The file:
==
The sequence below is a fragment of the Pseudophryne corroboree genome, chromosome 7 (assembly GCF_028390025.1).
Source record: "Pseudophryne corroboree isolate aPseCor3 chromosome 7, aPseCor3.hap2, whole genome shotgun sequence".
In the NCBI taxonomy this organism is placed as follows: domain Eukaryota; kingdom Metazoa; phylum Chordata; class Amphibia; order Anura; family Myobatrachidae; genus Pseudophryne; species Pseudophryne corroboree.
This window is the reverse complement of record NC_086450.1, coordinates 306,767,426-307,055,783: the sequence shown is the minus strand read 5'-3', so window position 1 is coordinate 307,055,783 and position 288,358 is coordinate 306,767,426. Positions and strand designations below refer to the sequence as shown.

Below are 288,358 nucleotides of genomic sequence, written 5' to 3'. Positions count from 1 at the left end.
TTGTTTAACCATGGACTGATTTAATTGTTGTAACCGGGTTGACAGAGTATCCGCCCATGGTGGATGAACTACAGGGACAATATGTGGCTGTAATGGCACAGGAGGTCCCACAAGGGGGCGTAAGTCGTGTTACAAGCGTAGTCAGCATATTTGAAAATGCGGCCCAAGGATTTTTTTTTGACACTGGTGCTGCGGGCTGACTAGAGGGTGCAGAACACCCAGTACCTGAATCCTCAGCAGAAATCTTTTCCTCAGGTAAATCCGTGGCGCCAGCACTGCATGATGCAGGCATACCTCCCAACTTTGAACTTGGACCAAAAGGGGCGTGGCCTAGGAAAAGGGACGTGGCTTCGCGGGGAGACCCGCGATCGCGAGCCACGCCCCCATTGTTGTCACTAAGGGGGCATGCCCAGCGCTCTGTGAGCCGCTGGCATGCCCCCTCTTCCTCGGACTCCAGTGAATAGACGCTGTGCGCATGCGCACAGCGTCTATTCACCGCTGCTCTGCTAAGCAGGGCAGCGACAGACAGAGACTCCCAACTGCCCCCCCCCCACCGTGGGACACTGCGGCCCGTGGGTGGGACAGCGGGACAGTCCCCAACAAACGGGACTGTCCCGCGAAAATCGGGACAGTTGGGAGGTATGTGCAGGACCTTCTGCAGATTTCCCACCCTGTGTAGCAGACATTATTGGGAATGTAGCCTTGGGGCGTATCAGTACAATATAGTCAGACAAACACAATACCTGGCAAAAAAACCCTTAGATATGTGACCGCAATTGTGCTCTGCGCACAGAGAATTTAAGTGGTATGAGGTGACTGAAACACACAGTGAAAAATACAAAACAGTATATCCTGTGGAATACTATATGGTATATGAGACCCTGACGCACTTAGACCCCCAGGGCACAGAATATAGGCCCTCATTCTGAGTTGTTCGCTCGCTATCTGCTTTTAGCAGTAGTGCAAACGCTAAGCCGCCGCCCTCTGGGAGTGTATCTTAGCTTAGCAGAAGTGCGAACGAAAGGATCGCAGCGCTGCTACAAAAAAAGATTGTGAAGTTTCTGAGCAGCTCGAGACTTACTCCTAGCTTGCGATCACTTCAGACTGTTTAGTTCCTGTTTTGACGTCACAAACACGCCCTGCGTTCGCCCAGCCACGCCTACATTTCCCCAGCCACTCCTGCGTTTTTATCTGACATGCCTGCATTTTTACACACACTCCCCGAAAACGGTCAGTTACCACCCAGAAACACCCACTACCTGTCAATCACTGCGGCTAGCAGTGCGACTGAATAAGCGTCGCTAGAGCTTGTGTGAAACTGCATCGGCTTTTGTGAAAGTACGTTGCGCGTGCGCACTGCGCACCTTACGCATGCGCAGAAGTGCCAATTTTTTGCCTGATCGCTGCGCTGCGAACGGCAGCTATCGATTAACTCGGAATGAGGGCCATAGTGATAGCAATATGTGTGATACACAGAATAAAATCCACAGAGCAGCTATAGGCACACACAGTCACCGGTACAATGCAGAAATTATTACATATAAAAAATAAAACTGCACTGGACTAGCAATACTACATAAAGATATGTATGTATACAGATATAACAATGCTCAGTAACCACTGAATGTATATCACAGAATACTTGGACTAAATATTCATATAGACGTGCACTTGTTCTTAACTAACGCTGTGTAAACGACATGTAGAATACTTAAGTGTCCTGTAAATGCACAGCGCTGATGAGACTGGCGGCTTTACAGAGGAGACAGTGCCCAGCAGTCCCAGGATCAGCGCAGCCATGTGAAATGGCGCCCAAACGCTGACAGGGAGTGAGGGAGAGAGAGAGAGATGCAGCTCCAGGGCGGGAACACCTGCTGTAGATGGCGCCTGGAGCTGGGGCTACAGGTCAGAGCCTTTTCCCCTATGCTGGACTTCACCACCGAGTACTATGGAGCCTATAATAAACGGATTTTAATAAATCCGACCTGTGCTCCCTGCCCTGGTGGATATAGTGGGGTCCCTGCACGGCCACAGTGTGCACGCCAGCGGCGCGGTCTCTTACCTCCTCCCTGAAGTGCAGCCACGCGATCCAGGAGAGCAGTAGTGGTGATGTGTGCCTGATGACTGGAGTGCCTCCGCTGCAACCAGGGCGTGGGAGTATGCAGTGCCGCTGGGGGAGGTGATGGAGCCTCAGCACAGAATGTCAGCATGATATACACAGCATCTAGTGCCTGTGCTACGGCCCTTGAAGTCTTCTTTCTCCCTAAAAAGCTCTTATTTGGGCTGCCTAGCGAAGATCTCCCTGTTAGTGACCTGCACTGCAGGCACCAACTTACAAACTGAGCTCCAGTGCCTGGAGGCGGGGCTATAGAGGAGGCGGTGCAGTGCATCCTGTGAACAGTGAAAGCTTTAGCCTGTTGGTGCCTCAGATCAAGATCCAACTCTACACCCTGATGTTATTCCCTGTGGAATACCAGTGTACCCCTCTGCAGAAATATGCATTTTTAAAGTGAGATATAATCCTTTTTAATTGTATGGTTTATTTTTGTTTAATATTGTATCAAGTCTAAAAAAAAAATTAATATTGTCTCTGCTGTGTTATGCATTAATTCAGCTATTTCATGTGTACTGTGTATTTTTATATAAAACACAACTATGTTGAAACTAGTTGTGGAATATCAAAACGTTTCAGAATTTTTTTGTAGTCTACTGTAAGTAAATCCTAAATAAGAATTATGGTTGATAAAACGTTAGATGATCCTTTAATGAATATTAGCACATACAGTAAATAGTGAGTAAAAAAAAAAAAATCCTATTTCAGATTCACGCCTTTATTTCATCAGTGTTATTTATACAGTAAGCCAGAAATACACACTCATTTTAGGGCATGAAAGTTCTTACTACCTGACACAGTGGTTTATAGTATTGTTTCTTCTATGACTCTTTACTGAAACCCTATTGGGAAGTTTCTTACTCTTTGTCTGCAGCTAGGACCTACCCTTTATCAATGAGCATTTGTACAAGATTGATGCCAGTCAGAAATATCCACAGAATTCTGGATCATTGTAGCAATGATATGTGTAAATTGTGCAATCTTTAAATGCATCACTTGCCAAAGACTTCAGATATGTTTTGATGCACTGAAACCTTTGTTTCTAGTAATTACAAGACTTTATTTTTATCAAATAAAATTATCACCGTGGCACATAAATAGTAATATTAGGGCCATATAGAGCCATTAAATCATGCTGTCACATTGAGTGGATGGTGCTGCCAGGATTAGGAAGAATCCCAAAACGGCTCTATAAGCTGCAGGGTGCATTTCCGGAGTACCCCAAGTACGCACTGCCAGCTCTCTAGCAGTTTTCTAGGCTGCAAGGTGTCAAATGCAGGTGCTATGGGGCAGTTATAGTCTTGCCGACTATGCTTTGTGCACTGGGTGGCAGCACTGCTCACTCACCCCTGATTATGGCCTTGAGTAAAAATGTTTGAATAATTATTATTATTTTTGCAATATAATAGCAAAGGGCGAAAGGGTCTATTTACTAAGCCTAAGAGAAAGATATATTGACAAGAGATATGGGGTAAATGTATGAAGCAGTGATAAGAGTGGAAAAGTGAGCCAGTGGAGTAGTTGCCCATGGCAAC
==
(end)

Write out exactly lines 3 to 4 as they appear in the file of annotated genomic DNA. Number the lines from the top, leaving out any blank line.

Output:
In the NCBI taxonomy this organism is placed as follows: domain Eukaryota; kingdom Metazoa; phylum Chordata; class Amphibia; order Anura; family Myobatrachidae; genus Pseudophryne; species Pseudophryne corroboree.
This window is the reverse complement of record NC_086450.1, coordinates 306,767,426-307,055,783: the sequence shown is the minus strand read 5'-3', so window position 1 is coordinate 307,055,783 and position 288,358 is coordinate 306,767,426. Positions and strand designations below refer to the sequence as shown.